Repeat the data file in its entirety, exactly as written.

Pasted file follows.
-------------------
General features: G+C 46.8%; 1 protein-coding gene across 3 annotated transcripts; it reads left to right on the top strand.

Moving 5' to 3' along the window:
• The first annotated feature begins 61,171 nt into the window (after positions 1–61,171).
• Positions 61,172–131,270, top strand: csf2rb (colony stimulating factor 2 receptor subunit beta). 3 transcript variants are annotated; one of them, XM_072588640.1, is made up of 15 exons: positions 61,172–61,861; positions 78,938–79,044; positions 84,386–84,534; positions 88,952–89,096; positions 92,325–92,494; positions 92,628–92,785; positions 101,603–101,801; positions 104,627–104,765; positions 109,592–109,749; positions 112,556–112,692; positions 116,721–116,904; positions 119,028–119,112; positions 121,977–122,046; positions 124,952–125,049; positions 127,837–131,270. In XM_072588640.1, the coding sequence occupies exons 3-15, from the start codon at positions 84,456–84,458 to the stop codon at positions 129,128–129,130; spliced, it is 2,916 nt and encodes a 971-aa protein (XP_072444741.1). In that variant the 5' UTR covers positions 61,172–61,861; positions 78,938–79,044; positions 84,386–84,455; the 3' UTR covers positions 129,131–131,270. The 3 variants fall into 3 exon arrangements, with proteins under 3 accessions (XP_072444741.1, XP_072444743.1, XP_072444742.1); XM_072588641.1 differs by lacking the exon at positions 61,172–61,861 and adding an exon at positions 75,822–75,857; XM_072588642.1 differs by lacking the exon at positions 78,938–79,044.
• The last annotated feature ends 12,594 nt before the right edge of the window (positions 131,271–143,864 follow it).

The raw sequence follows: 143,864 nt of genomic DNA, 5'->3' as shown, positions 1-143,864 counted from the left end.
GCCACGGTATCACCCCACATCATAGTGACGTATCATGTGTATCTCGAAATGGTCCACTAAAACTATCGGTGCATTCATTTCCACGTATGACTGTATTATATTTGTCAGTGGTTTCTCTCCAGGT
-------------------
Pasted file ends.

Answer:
General features: G+C 46.8%; 1 protein-coding gene across 3 annotated transcripts; it reads left to right on the top strand.

Moving 5' to 3' along the window:
• The first annotated feature begins 61,171 nt into the window (after positions 1–61,171).
• Positions 61,172–131,270, top strand: csf2rb (colony stimulating factor 2 receptor subunit beta). 3 transcript variants are annotated; one of them, XM_072588640.1, is made up of 15 exons: positions 61,172–61,861; positions 78,938–79,044; positions 84,386–84,534; positions 88,952–89,096; positions 92,325–92,494; positions 92,628–92,785; positions 101,603–101,801; positions 104,627–104,765; positions 109,592–109,749; positions 112,556–112,692; positions 116,721–116,904; positions 119,028–119,112; positions 121,977–122,046; positions 124,952–125,049; positions 127,837–131,270. In XM_072588640.1, the coding sequence occupies exons 3-15, from the start codon at positions 84,456–84,458 to the stop codon at positions 129,128–129,130; spliced, it is 2,916 nt and encodes a 971-aa protein (XP_072444741.1). In that variant the 5' UTR covers positions 61,172–61,861; positions 78,938–79,044; positions 84,386–84,455; the 3' UTR covers positions 129,131–131,270. The 3 variants fall into 3 exon arrangements, with proteins under 3 accessions (XP_072444741.1, XP_072444743.1, XP_072444742.1); XM_072588641.1 differs by lacking the exon at positions 61,172–61,861 and adding an exon at positions 75,822–75,857; XM_072588642.1 differs by lacking the exon at positions 78,938–79,044.
• The last annotated feature ends 12,594 nt before the right edge of the window (positions 131,271–143,864 follow it).

The raw sequence follows: 143,864 nt of genomic DNA, 5'->3' as shown, positions 1-143,864 counted from the left end.
GCCACGGTATCACCCCACATCATAGTGACGTATCATGTGTATCTCGAAATGGTCCACTAAAACTATCGGTGCATTCATTTCCACGTATGACTGTATTATATTTGTCAGTGGTTTCTCTCCAGGT